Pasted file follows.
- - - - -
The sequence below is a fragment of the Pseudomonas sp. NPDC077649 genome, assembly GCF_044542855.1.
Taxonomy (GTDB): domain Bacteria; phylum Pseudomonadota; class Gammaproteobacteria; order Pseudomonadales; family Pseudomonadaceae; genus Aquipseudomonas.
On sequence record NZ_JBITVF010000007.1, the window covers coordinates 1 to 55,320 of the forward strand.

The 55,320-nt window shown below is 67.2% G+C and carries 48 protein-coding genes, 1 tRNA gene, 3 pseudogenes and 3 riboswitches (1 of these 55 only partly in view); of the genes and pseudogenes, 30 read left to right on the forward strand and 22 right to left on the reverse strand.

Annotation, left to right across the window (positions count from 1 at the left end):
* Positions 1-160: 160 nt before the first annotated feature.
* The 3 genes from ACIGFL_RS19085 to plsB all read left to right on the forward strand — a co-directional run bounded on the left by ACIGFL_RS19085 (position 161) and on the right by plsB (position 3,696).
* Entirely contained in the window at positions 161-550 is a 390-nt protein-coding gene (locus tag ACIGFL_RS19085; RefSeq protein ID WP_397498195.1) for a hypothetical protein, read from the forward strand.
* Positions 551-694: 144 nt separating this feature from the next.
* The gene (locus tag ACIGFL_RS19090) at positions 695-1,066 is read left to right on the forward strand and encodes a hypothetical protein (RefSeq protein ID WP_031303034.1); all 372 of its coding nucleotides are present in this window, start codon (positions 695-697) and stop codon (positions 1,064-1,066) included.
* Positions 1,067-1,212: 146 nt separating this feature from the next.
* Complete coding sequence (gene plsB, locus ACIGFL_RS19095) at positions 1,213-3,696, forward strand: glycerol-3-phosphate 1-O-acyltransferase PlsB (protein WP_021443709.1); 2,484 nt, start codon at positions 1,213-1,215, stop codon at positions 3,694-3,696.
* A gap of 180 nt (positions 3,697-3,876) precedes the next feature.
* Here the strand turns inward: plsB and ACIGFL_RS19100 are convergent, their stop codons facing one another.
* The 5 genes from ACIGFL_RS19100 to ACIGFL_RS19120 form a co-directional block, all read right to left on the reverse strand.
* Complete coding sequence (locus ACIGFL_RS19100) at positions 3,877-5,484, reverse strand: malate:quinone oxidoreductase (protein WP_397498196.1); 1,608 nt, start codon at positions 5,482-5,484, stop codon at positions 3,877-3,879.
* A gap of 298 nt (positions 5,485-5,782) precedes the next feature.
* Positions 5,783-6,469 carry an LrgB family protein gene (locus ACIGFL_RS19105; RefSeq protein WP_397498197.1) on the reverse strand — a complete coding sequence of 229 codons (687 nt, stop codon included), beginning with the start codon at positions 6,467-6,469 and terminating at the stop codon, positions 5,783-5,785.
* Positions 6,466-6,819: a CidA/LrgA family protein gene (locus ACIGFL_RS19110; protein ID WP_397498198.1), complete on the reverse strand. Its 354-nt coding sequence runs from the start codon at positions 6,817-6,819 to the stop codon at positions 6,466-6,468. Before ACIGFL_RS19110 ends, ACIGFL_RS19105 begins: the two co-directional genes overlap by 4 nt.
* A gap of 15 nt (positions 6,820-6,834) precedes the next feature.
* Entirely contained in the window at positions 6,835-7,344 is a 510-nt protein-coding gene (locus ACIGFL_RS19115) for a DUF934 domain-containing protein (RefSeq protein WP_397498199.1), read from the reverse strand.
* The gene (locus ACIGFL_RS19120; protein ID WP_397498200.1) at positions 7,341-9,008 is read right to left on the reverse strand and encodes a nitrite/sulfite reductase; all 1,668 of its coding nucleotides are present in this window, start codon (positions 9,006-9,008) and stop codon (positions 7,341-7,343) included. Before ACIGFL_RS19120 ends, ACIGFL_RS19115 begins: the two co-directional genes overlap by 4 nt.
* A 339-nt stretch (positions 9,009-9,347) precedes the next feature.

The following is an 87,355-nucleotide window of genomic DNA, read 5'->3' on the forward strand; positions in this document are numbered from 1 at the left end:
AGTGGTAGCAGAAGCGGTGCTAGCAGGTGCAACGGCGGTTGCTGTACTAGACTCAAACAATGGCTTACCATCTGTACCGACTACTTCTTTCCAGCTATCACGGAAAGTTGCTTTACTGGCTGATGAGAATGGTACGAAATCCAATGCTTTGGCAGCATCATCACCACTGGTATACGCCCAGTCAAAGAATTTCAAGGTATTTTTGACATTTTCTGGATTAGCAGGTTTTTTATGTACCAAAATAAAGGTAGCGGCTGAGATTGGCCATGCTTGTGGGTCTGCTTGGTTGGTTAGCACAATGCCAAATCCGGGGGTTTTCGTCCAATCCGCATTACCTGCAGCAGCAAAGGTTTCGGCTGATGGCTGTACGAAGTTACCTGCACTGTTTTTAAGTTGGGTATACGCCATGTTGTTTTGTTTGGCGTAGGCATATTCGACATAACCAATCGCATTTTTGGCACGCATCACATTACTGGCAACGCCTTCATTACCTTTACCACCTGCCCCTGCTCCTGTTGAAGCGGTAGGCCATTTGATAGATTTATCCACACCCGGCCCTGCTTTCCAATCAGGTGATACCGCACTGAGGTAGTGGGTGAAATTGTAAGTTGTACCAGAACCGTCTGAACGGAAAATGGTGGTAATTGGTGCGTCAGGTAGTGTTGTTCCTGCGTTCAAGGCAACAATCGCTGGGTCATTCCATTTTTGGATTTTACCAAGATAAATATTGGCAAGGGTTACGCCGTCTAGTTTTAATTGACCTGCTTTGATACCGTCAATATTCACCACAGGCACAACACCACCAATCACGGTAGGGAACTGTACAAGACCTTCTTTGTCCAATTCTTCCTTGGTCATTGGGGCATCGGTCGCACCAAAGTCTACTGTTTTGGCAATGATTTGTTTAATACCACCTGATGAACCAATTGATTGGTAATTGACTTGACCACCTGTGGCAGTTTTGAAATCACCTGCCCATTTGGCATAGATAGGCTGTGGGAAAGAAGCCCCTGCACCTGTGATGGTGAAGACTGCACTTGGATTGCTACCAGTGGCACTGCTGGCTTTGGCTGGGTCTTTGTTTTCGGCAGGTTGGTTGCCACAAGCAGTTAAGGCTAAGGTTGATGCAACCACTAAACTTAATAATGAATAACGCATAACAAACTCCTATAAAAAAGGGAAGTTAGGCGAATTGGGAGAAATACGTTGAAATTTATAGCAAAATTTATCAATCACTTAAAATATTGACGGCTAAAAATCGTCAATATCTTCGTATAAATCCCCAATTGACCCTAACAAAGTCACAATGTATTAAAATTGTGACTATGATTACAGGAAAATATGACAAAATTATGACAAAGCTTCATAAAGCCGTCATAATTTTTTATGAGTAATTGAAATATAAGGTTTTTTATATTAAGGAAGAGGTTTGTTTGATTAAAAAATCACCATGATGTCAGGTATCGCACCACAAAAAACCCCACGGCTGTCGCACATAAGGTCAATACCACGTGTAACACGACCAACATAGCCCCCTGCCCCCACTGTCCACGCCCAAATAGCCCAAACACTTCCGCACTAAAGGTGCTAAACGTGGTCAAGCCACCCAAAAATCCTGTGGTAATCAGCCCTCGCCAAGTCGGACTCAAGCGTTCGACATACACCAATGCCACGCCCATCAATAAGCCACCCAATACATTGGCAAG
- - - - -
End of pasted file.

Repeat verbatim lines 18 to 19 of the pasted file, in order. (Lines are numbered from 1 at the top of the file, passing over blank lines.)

* Positions 5,783-6,469 carry an LrgB family protein gene (locus ACIGFL_RS19105; RefSeq protein WP_397498197.1) on the reverse strand — a complete coding sequence of 229 codons (687 nt, stop codon included), beginning with the start codon at positions 6,467-6,469 and terminating at the stop codon, positions 5,783-5,785.
* Positions 6,466-6,819: a CidA/LrgA family protein gene (locus ACIGFL_RS19110; protein ID WP_397498198.1), complete on the reverse strand. Its 354-nt coding sequence runs from the start codon at positions 6,817-6,819 to the stop codon at positions 6,466-6,468. Before ACIGFL_RS19110 ends, ACIGFL_RS19105 begins: the two co-directional genes overlap by 4 nt.